The problem with the configuration option approach is that if you
configure 'Run Module' to not restart, then restarting requires:
switching to the Shell window, restarting, switching back to the editor
window, and running the module: 4 actions instead of one.
msg62293 - (view) Author: Kurt B. Kaiser (kbk) * (Python committer) Date: 2008-02-11 22:13
I disagree.  It's a major feature of the revised IDLE that code is 
run 
in a fresh environment every time.  New users will only be 
'surprised' 
once, if at all.  They will learn to put the creation of the 
objects, 
etc. that they want to retain into the top level module they are 
running.  Getting into a discussion of whether to start fresh or 
not, 
and why, adds more confusion than it eliminates, particularly for 
beginners. Also, should this be implemented, if someone were to 
accidentally make the wrong choice they are going to be *really* 
aggravated!

I would accept a patch for a hidden switch to enable this behavior 
for the unique application in question.  Maybe even better, a patch 
for a normally disabled extension to add the functionality and menu 
entries.

Running w/o the subprocess is for 'experts'.  It was rather 
surprising we were able to continue to do it.
msg62299 - (view) Author: Tal Einat (taleinat) * (Python committer) Date: 2008-02-11 23:19
First of all, installing Python on Windows creates a 'Edit with IDLE'
context-menu item whenever you right-click a .py file, which opens IDLE
without a subprocess. The reason for this is that there is still a
problem regarding having several instances of IDLE, each with a
subprocess, open in parallel on Windows. The result is that many users
on Windows are often running IDLE without a subprocess; we can't treat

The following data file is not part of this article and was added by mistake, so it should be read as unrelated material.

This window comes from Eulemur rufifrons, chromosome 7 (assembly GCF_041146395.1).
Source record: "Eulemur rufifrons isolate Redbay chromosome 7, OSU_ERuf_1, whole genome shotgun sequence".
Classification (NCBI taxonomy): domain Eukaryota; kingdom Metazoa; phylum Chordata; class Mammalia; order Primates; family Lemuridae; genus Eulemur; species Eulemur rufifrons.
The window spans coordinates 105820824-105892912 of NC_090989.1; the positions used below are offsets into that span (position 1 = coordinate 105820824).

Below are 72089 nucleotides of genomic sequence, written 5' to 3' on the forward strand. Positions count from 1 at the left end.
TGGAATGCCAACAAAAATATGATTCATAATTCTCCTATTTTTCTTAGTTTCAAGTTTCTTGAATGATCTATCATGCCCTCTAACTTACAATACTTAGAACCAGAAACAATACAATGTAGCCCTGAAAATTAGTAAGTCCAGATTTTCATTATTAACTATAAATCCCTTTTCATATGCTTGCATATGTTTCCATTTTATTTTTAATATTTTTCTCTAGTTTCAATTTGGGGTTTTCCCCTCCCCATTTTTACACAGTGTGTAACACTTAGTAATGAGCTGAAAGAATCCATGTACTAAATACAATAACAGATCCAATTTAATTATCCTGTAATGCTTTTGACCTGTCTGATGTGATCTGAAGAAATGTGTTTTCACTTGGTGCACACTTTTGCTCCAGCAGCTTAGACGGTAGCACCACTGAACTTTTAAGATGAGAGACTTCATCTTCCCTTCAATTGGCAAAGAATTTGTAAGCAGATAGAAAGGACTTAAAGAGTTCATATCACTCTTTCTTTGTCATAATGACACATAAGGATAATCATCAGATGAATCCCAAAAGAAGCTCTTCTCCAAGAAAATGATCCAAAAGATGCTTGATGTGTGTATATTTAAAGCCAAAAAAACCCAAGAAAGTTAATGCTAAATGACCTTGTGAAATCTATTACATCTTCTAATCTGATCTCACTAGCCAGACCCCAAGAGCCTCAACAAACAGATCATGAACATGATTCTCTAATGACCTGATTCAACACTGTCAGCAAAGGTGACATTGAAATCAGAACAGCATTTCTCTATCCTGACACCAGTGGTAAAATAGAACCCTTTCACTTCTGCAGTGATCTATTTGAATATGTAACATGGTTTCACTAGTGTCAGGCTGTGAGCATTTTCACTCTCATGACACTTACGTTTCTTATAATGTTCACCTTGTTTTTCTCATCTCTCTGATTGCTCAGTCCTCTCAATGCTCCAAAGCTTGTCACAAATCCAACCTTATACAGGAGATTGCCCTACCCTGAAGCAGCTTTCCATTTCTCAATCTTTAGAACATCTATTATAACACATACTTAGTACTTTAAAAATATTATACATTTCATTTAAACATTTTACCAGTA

it as an 'expert' mode.

IMHO if you really feel strongly about this, then the Windows issue must
be resolved, and the 'Edit with IDLE' context-menu item should run IDLE
with a subprocess.


I understand your point that having the shell be restarted every time
helps teach good programming practices. But IDLE is used not only as a
learning environment; it's also a great Python shell for other purposes,
such as testing & debugging or scientific uses. I agree that these are
more advanced uses, so perhaps restarting the shell could be the
default, and the option to not have it restarted available when needed.

Thinking about it, I like the idea of an extension which is disabled by
default. I'll think about it some more, and then perhaps implement it.
Just a thought: It would be important to mention such an extension in a
prominent place in the documentation.
History
Date User Action Args
2008-02-11 23:19:15taleinatsetmessages: + msg62299
2008-02-11 22:13:23kbksetmessages: + msg62293
severity: normal -> minor
2008-02-11 11:07:20taleinatsetmessages: + msg62281
2008-02-11 02:27:37kbksetstatus: open -> closed
resolution: rejected
messages: + msg62268
2008-02-08 18:57:12christian.heimessetpriority: normal
assignee: kbk
2008-02-08 12:41:42facundobatistasetkeywords: + patch
2008-02-08 12:34:29taleinatcreate